GENEVA (Reuters) - The United States’ nominee to lead the United Nations migration agency denied on Monday that he was anti-Islam while acknowledging a controversy over some of his social media posts and retweets in the past.
“I have never shown discrimination against anybody or anything, period, other than if they need help. If they need help I always help them,” said Ken Isaacs, currently vice-president of Samaritan’s Purse, a Christian aid organization.
Isaacs is one of three candidates bidding to head the International Organization for Migration, the U.N. body whose role includes coordinating aid for Muslim Rohingya people fleeing Myanmar and tracking thousands of Africans trying to migrate to Europe.
Last month the Washington Post said it had found tweets, social media posts and radio appearances by Isaacs which the newspaper said included disparaging remarks about Muslims.
“First I would point out that the bio at the top says retweets are not endorsements. I have retweeted many things to stimulate conversation,” Isaacs said at a briefing arranged by the U.S. mission in Geneva.
“I can see that there’s some controversy about that,” he said.
He said he had worked in Sudan, Jordan, Iraq, Syria, Turkey and Bangladesh, and officials that he had met from U.N. member countries could tell immediately that he did not harbor any prejudice.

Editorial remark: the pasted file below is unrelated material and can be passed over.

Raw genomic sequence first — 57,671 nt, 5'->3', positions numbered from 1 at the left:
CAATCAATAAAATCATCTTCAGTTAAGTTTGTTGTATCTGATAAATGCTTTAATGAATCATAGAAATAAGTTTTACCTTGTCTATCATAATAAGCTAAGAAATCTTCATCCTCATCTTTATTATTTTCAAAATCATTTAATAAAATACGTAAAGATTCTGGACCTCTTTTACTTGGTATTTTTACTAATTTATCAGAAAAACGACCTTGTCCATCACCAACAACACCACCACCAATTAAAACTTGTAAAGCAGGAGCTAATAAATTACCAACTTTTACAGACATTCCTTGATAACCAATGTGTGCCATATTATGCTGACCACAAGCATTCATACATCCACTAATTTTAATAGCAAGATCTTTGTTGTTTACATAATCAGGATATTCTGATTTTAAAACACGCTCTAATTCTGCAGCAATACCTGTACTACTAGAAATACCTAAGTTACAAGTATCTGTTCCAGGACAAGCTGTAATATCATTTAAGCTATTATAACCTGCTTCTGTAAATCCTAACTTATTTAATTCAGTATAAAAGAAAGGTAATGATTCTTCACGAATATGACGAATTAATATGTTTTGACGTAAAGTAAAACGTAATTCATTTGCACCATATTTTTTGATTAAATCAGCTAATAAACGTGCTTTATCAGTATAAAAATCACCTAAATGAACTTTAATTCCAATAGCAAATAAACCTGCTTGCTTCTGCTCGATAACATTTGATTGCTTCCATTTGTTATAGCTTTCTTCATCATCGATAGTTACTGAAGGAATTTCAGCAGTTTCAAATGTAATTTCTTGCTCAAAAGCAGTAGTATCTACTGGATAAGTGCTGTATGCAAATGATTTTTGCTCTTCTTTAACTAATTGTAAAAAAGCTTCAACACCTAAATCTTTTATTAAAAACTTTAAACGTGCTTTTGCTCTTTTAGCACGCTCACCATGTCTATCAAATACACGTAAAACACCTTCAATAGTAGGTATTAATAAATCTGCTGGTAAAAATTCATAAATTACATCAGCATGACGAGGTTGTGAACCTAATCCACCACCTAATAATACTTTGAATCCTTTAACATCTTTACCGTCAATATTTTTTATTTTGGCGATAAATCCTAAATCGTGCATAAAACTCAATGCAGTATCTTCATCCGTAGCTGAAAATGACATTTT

“They feel satisfied, after talking to me for a minute or two and hearing who I am, what I talk about, where my heart is, that question just goes to bits,” he said.
The job is traditionally filled by an American, but the stakes have been raised by U.S. President Donald Trump’s policies, which have frequently caused diplomatic storms, and by IOM’s induction into the United Nations in 2016, which has raised its profile and caused friction with the U.N. refugee agency UNHCR.
“He embodies what the United States believes,” said Jennifer Arangio, senior director of the U.S. National Security Council, sitting alongside Isaacs.
Isaacs declined to take a position on Trump’s plan for a wall along the Mexican border or on the situation of Palestinian refugees. He also declined to say whether he believed that climate change, a major driver of migration, was caused by humans.
“Whether or do or whether I don’t does not take away from the fact that climate disasters happen,” he said. “I’m not a climatologist, I’m not going to jump into that discussion.”
Reporting by Tom Miles; Editing by Angus MacSwan